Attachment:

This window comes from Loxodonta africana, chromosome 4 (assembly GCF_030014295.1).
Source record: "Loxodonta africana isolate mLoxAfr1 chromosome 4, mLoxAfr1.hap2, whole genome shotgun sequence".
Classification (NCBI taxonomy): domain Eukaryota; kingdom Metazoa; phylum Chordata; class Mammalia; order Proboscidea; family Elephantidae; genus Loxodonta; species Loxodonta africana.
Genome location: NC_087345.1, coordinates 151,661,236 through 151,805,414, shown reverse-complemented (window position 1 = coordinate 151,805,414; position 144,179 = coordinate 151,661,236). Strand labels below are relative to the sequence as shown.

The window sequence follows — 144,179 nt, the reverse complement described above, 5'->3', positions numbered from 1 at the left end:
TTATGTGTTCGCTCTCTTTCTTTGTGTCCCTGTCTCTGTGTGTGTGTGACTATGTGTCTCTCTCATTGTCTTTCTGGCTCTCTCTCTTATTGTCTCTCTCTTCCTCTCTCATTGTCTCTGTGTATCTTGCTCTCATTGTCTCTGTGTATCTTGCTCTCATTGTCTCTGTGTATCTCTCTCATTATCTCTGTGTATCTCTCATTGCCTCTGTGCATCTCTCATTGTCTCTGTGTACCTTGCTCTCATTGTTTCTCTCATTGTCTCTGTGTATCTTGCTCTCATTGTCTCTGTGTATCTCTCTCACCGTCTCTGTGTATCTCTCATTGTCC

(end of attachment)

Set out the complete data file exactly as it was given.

This window comes from Loxodonta africana, chromosome 4 (assembly GCF_030014295.1).
Source record: "Loxodonta africana isolate mLoxAfr1 chromosome 4, mLoxAfr1.hap2, whole genome shotgun sequence".
Classification (NCBI taxonomy): domain Eukaryota; kingdom Metazoa; phylum Chordata; class Mammalia; order Proboscidea; family Elephantidae; genus Loxodonta; species Loxodonta africana.
Genome location: NC_087345.1, coordinates 151,661,236 through 151,805,414, shown reverse-complemented (window position 1 = coordinate 151,805,414; position 144,179 = coordinate 151,661,236). Strand labels below are relative to the sequence as shown.

The window sequence follows — 144,179 nt, the reverse complement described above, 5'->3', positions numbered from 1 at the left end:
TTATGTGTTCGCTCTCTTTCTTTGTGTCCCTGTCTCTGTGTGTGTGTGACTATGTGTCTCTCTCATTGTCTTTCTGGCTCTCTCTCTTATTGTCTCTCTCTTCCTCTCTCATTGTCTCTGTGTATCTTGCTCTCATTGTCTCTGTGTATCTTGCTCTCATTGTCTCTGTGTATCTCTCTCATTATCTCTGTGTATCTCTCATTGCCTCTGTGCATCTCTCATTGTCTCTGTGTACCTTGCTCTCATTGTTTCTCTCATTGTCTCTGTGTATCTTGCTCTCATTGTCTCTGTGTATCTCTCTCACCGTCTCTGTGTATCTCTCATTGTCC